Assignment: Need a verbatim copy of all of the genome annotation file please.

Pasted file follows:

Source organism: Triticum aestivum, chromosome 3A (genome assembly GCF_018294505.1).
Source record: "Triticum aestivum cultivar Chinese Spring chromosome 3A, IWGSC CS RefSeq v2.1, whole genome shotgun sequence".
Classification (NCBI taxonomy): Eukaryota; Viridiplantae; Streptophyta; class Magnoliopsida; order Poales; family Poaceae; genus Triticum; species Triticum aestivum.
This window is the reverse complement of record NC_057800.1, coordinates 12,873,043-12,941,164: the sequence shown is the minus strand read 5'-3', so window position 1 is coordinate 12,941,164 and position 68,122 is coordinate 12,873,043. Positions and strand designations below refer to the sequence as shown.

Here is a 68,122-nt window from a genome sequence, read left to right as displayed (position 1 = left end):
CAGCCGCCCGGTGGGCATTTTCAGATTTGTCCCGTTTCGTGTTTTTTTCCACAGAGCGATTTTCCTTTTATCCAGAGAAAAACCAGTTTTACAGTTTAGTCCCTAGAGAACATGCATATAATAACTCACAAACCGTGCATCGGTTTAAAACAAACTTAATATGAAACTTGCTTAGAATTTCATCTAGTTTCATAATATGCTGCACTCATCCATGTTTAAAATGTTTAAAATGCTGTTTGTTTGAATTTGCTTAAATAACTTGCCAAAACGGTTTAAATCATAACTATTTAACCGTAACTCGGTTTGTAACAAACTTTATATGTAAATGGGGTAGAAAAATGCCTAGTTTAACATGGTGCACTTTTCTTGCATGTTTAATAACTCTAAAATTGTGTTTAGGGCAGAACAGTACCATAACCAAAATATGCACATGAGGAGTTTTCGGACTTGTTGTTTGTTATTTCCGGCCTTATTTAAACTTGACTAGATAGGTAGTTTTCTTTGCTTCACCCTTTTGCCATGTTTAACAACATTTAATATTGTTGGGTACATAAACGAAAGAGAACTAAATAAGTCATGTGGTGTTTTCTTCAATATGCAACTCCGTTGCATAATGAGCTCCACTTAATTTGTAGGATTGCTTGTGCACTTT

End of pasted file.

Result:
Source organism: Triticum aestivum, chromosome 3A (genome assembly GCF_018294505.1).
Source record: "Triticum aestivum cultivar Chinese Spring chromosome 3A, IWGSC CS RefSeq v2.1, whole genome shotgun sequence".
Classification (NCBI taxonomy): Eukaryota; Viridiplantae; Streptophyta; class Magnoliopsida; order Poales; family Poaceae; genus Triticum; species Triticum aestivum.
This window is the reverse complement of record NC_057800.1, coordinates 12,873,043-12,941,164: the sequence shown is the minus strand read 5'-3', so window position 1 is coordinate 12,941,164 and position 68,122 is coordinate 12,873,043. Positions and strand designations below refer to the sequence as shown.

Here is a 68,122-nt window from a genome sequence, read left to right as displayed (position 1 = left end):
CAGCCGCCCGGTGGGCATTTTCAGATTTGTCCCGTTTCGTGTTTTTTTCCACAGAGCGATTTTCCTTTTATCCAGAGAAAAACCAGTTTTACAGTTTAGTCCCTAGAGAACATGCATATAATAACTCACAAACCGTGCATCGGTTTAAAACAAACTTAATATGAAACTTGCTTAGAATTTCATCTAGTTTCATAATATGCTGCACTCATCCATGTTTAAAATGTTTAAAATGCTGTTTGTTTGAATTTGCTTAAATAACTTGCCAAAACGGTTTAAATCATAACTATTTAACCGTAACTCGGTTTGTAACAAACTTTATATGTAAATGGGGTAGAAAAATGCCTAGTTTAACATGGTGCACTTTTCTTGCATGTTTAATAACTCTAAAATTGTGTTTAGGGCAGAACAGTACCATAACCAAAATATGCACATGAGGAGTTTTCGGACTTGTTGTTTGTTATTTCCGGCCTTATTTAAACTTGACTAGATAGGTAGTTTTCTTTGCTTCACCCTTTTGCCATGTTTAACAACATTTAATATTGTTGGGTACATAAACGAAAGAGAACTAAATAAGTCATGTGGTGTTTTCTTCAATATGCAACTCCGTTGCATAATGAGCTCCACTTAATTTGTAGGATTGCTTGTGCACTTT